But of all the people Stanwyck was close to, her most consistent relationship was is with her very loyal, sometimes live-in girl Friday, the prototypical actress-turned-publicist Helen Ferguson. The two never defined their relationship, but if Stanwyck’s marriages to men were described as lavender, the Stanwyck/Ferguson’s union may very well have been of the Boston variety. Ferguson was by Stanwyck’s side for the bulk of her career, from the Hollywood heyday to the 1960s, when Stanwyck started portraying a series of pioneering women on television shows like “Wagon Train” and “The Big Valley”.
In the book, Encyclopedia of Gay and Lesbian Popular Culture, Luca Prono states that in the 1960s, 1970s and even into the 1980s, Stanwyck was seen as a cultural and personal template for lesbians. “Stanwyck acquired the status of icon within lesbian communities,” Prono writes. “Stanwyck was a woman whose screen persona challenged respectability because of the strong and independent women she embodied in the 1940s.”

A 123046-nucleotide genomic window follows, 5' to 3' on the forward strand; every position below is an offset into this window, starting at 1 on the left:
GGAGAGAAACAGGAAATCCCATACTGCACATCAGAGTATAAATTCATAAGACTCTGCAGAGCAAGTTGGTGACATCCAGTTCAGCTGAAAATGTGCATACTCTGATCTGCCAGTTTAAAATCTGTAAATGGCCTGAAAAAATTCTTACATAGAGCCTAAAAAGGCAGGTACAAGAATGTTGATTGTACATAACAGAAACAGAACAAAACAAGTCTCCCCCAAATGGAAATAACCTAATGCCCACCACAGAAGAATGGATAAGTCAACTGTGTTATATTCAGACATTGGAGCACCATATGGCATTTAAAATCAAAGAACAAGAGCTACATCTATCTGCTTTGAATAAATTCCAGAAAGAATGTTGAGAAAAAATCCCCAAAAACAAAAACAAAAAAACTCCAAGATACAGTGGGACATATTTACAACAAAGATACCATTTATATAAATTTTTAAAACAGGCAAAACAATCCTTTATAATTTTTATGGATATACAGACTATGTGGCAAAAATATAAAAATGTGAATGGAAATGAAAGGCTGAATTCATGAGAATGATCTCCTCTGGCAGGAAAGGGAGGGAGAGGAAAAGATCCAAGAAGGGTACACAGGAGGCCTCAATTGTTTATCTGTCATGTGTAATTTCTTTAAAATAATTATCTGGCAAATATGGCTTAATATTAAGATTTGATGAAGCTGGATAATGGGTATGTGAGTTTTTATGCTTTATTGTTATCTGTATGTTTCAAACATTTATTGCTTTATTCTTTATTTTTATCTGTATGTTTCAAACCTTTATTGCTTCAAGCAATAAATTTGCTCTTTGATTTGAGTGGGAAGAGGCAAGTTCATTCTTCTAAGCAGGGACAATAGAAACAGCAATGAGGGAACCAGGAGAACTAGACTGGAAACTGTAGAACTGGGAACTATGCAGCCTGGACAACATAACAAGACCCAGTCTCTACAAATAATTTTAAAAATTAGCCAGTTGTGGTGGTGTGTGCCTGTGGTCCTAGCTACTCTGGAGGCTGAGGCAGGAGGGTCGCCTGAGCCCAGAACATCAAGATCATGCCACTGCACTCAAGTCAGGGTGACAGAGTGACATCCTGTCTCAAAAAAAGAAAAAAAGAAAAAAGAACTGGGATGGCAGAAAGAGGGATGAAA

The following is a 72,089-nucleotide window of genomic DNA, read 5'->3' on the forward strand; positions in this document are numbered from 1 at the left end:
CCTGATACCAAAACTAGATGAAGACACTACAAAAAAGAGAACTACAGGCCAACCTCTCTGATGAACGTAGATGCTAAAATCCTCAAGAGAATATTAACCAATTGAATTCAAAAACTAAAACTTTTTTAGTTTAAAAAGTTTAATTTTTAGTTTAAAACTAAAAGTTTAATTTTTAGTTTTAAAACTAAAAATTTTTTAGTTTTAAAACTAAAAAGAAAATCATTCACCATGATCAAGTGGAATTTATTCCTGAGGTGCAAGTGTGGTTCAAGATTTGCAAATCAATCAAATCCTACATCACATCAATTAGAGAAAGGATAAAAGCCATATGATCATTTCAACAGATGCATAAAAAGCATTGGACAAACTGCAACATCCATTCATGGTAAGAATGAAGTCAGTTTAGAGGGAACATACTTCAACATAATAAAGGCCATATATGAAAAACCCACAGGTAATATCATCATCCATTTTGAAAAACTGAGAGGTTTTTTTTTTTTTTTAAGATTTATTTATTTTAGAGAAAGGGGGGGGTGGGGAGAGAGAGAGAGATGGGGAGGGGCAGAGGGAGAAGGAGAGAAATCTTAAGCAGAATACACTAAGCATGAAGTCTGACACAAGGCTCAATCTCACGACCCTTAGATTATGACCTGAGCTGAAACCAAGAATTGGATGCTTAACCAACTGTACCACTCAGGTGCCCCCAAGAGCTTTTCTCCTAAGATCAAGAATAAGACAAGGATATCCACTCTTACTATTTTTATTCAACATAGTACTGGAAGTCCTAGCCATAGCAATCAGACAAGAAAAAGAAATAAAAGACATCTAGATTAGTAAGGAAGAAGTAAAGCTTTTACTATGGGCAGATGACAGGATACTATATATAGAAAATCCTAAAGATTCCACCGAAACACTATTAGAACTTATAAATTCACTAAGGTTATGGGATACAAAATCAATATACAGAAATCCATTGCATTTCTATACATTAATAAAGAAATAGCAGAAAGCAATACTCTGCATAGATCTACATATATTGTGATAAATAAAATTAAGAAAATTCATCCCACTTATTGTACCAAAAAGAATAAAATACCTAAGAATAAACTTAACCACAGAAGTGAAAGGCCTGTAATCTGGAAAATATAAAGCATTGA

Stanwyck played lesbian character of Jo Courtney in “Walk on the Wild Side” in 1962 (one of the first lesbian portrayals in Hollywood), she refused to discuss her own sexuality. In one of the more infamous examples of her reserve on the matter, Stanwyck reportedly threw journalist Boze Hadleigh out of her house after he asked whether she had ever partaken in lesbian sex, as Greta Garbo and Marlene Deitrich had done.
Here’s how that exchange went:
Q: Do you think bisexuality was very widespread among female stars during Hollywood’s heyday?
A: … I heard that Dietrich, Garbo, most of the girls from Europe, swing either way. Then I found out it’s true.
Q: You found out…?
A BISEXUALITY MATTER OF DEBATE? WAS HE OR WASN’T HE?
Cary Grant, the debonair leading man who had the dramatic chops and comic timing that very few in Hollywood history have ever had. The Hollywood ladies’ man was married 5 times and had one daughter but was Grant’s Hollywood identity a bit skewed and did he actually have a thing for men as well? Its possible…